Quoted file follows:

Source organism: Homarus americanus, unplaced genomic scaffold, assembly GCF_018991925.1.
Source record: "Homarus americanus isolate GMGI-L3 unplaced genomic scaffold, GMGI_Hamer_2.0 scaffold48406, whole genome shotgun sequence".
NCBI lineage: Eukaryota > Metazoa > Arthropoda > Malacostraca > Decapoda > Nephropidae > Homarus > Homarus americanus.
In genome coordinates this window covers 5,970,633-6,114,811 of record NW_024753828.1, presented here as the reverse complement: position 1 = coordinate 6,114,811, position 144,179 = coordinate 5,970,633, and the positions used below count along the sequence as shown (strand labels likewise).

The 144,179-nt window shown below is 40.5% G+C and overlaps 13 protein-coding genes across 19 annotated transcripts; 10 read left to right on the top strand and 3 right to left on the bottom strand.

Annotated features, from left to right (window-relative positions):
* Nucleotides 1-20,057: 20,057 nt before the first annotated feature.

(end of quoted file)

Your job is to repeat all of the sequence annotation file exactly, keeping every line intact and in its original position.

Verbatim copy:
Source organism: Homarus americanus, unplaced genomic scaffold, assembly GCF_018991925.1.
Source record: "Homarus americanus isolate GMGI-L3 unplaced genomic scaffold, GMGI_Hamer_2.0 scaffold48406, whole genome shotgun sequence".
NCBI lineage: Eukaryota > Metazoa > Arthropoda > Malacostraca > Decapoda > Nephropidae > Homarus > Homarus americanus.
In genome coordinates this window covers 5,970,633-6,114,811 of record NW_024753828.1, presented here as the reverse complement: position 1 = coordinate 6,114,811, position 144,179 = coordinate 5,970,633, and the positions used below count along the sequence as shown (strand labels likewise).

The 144,179-nt window shown below is 40.5% G+C and overlaps 13 protein-coding genes across 19 annotated transcripts; 10 read left to right on the top strand and 3 right to left on the bottom strand.

Annotated features, from left to right (window-relative positions):
* Nucleotides 1-20,057: 20,057 nt before the first annotated feature.